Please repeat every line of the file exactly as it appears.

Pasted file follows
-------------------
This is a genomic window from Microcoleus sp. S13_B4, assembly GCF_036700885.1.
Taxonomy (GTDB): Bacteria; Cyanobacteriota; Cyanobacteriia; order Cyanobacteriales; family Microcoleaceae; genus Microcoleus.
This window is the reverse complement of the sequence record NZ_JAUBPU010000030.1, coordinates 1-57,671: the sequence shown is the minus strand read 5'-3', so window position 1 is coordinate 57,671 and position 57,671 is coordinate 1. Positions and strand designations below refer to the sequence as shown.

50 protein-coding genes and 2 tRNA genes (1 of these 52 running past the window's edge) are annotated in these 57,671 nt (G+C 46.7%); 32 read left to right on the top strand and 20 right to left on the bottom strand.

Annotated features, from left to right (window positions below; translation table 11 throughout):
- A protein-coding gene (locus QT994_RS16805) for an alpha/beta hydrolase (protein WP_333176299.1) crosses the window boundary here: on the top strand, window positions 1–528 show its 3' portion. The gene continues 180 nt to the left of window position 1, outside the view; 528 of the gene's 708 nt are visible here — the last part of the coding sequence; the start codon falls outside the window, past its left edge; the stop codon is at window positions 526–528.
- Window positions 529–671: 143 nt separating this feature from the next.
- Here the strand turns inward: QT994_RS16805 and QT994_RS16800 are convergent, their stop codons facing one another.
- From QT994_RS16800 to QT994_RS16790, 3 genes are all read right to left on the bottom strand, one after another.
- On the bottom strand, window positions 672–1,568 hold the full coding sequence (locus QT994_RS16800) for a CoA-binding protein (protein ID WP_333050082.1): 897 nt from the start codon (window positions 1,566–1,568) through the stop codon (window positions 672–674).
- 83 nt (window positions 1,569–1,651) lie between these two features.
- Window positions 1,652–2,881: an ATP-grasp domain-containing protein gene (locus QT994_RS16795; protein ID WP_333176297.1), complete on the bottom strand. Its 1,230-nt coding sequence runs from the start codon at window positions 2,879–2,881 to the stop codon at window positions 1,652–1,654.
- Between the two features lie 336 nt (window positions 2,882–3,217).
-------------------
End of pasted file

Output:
This is a genomic window from Microcoleus sp. S13_B4, assembly GCF_036700885.1.
Taxonomy (GTDB): Bacteria; Cyanobacteriota; Cyanobacteriia; order Cyanobacteriales; family Microcoleaceae; genus Microcoleus.
This window is the reverse complement of the sequence record NZ_JAUBPU010000030.1, coordinates 1-57,671: the sequence shown is the minus strand read 5'-3', so window position 1 is coordinate 57,671 and position 57,671 is coordinate 1. Positions and strand designations below refer to the sequence as shown.

50 protein-coding genes and 2 tRNA genes (1 of these 52 running past the window's edge) are annotated in these 57,671 nt (G+C 46.7%); 32 read left to right on the top strand and 20 right to left on the bottom strand.

Annotated features, from left to right (window positions below; translation table 11 throughout):
- A protein-coding gene (locus QT994_RS16805) for an alpha/beta hydrolase (protein WP_333176299.1) crosses the window boundary here: on the top strand, window positions 1–528 show its 3' portion. The gene continues 180 nt to the left of window position 1, outside the view; 528 of the gene's 708 nt are visible here — the last part of the coding sequence; the start codon falls outside the window, past its left edge; the stop codon is at window positions 526–528.
- Window positions 529–671: 143 nt separating this feature from the next.
- Here the strand turns inward: QT994_RS16805 and QT994_RS16800 are convergent, their stop codons facing one another.
- From QT994_RS16800 to QT994_RS16790, 3 genes are all read right to left on the bottom strand, one after another.
- On the bottom strand, window positions 672–1,568 hold the full coding sequence (locus QT994_RS16800) for a CoA-binding protein (protein ID WP_333050082.1): 897 nt from the start codon (window positions 1,566–1,568) through the stop codon (window positions 672–674).
- 83 nt (window positions 1,569–1,651) lie between these two features.
- Window positions 1,652–2,881: an ATP-grasp domain-containing protein gene (locus QT994_RS16795; protein ID WP_333176297.1), complete on the bottom strand. Its 1,230-nt coding sequence runs from the start codon at window positions 2,879–2,881 to the stop codon at window positions 1,652–1,654.
- Between the two features lie 336 nt (window positions 2,882–3,217).